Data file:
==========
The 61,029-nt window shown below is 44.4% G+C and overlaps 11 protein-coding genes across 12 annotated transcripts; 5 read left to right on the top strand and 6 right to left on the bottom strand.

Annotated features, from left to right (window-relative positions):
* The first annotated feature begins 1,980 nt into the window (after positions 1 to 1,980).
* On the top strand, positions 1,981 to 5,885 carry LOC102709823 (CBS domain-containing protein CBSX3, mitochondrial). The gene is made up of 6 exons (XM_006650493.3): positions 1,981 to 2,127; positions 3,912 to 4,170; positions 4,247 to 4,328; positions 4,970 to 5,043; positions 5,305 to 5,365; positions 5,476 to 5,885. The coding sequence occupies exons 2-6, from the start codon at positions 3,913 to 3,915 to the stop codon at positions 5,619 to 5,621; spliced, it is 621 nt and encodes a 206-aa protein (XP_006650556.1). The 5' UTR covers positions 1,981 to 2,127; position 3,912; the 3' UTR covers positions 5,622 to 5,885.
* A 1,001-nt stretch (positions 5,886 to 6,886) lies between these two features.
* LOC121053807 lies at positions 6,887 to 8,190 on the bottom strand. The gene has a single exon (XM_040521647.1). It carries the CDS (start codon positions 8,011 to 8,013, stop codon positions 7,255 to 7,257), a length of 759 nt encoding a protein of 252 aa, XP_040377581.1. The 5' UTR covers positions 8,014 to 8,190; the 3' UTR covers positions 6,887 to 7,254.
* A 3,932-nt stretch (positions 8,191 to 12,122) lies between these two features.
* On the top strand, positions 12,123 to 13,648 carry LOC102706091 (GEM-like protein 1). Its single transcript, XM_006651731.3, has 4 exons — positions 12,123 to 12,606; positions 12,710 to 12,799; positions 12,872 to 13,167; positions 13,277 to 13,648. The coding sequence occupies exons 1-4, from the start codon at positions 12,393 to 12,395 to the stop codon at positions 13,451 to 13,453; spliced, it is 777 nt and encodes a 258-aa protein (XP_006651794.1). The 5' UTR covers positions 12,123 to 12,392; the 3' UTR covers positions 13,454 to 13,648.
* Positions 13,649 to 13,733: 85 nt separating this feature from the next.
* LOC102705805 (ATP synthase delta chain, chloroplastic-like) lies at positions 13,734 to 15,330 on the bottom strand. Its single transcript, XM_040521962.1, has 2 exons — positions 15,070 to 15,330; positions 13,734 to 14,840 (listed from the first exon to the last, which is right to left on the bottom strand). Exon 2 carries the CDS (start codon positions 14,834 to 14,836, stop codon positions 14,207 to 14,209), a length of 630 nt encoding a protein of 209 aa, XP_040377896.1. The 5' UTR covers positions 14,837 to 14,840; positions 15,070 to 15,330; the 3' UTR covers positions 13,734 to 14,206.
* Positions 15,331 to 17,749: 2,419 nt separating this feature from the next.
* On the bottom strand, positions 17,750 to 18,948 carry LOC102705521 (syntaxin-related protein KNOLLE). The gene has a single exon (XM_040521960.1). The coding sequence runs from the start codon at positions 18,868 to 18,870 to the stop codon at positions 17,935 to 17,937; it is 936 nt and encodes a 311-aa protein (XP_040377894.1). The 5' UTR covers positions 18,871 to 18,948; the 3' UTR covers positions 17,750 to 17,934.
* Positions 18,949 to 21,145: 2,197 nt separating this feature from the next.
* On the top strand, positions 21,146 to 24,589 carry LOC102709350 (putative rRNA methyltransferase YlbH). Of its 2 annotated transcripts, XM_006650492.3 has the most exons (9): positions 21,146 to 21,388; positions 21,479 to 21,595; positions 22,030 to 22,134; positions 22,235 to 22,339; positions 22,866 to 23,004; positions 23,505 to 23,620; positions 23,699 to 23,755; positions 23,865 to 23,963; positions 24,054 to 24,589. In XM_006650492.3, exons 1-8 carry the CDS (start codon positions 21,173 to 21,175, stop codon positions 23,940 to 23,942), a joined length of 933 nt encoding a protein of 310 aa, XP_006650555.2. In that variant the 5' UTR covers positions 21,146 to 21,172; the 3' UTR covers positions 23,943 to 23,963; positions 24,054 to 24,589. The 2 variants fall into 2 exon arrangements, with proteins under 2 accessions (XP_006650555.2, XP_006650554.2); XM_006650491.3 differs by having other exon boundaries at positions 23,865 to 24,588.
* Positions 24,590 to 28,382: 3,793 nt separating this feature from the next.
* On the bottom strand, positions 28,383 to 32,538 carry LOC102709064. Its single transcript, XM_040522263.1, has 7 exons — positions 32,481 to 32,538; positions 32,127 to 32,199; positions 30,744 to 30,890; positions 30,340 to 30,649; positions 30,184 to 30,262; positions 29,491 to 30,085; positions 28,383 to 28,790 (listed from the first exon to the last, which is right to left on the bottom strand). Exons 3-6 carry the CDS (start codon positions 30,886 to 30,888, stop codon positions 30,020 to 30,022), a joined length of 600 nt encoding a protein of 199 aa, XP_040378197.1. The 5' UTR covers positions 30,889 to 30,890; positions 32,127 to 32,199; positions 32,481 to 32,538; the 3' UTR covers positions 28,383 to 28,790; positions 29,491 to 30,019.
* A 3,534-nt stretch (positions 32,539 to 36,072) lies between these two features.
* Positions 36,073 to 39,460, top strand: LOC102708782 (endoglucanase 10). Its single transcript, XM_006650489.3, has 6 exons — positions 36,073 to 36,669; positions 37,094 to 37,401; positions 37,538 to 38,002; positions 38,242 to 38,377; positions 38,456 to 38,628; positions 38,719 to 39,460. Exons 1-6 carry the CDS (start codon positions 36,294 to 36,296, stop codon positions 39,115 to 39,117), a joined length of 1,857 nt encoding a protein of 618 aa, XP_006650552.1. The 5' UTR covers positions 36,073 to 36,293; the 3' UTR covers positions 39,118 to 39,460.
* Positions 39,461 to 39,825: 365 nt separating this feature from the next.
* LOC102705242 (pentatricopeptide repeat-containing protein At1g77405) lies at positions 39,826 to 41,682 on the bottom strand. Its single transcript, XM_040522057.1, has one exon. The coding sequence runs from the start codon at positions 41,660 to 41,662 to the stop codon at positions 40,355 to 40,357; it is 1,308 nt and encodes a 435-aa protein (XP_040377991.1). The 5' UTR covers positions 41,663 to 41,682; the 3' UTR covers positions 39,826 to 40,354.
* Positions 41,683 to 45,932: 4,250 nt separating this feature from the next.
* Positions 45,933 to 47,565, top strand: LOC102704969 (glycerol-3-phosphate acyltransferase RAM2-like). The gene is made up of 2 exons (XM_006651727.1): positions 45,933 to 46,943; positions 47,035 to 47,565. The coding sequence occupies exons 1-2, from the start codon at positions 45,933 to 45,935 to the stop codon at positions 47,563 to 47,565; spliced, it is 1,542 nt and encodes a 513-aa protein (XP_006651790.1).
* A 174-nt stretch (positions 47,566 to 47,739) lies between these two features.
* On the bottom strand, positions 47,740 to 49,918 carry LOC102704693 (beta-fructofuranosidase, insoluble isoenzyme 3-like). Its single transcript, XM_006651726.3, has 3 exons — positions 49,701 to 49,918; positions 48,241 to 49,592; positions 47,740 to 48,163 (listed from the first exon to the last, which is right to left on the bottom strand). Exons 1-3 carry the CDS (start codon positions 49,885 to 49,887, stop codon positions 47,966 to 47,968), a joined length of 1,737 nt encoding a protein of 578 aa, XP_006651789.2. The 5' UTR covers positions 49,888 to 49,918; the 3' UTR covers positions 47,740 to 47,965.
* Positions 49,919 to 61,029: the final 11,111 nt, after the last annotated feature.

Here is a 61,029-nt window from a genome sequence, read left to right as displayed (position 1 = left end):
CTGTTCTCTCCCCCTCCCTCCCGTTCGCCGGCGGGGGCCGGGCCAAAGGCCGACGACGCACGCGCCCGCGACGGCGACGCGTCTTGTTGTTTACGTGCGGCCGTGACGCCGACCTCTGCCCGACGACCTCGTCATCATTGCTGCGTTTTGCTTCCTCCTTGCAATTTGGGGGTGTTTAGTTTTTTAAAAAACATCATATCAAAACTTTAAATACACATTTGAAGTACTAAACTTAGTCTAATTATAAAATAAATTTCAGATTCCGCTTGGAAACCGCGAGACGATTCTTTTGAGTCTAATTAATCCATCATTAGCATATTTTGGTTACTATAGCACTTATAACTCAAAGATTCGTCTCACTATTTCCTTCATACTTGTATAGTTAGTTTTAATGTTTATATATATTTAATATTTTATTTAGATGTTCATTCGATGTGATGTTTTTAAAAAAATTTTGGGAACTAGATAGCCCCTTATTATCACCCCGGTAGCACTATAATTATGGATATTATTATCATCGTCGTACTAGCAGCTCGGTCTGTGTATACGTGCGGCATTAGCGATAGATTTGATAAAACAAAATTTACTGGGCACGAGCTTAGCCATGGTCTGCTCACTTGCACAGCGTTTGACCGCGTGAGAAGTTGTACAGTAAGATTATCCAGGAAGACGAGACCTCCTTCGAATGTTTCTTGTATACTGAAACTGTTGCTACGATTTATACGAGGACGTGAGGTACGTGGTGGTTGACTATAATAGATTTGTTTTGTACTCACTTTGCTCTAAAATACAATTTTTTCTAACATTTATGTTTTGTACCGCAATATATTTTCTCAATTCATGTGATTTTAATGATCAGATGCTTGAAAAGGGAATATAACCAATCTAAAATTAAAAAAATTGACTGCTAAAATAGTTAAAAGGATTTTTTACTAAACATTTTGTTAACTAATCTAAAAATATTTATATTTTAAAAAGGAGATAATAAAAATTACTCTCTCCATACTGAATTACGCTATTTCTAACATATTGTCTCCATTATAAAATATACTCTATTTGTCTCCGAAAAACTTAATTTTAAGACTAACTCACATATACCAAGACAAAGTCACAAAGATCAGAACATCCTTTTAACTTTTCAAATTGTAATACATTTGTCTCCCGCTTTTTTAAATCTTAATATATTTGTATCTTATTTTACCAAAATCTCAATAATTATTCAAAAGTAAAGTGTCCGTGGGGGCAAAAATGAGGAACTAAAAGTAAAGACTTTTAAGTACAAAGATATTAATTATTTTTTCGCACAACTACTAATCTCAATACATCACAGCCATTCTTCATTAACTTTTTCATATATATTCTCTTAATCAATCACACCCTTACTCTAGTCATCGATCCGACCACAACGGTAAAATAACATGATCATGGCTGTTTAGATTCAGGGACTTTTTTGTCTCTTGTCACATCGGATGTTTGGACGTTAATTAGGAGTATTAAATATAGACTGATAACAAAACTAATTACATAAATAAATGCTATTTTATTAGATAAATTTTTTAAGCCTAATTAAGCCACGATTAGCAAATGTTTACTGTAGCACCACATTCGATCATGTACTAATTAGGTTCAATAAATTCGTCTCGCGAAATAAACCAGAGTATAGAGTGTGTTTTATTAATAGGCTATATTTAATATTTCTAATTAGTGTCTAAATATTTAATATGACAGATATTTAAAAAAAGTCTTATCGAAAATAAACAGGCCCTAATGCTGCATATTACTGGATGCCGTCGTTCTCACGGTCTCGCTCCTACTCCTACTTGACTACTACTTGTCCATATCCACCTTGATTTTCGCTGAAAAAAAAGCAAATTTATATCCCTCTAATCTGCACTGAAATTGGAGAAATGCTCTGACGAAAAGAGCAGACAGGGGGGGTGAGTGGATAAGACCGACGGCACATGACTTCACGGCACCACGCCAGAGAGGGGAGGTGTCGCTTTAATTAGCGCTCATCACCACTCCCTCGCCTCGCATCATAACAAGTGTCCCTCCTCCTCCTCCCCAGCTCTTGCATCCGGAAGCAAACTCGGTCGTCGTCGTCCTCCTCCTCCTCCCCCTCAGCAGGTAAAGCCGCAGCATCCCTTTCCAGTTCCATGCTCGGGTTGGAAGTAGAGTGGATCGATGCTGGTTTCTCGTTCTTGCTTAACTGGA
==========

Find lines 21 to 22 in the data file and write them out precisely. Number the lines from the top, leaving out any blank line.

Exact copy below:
* Positions 41,683 to 45,932: 4,250 nt separating this feature from the next.
* Positions 45,933 to 47,565, top strand: LOC102704969 (glycerol-3-phosphate acyltransferase RAM2-like). The gene is made up of 2 exons (XM_006651727.1): positions 45,933 to 46,943; positions 47,035 to 47,565. The coding sequence occupies exons 1-2, from the start codon at positions 45,933 to 45,935 to the stop codon at positions 47,563 to 47,565; spliced, it is 1,542 nt and encodes a 513-aa protein (XP_006651790.1).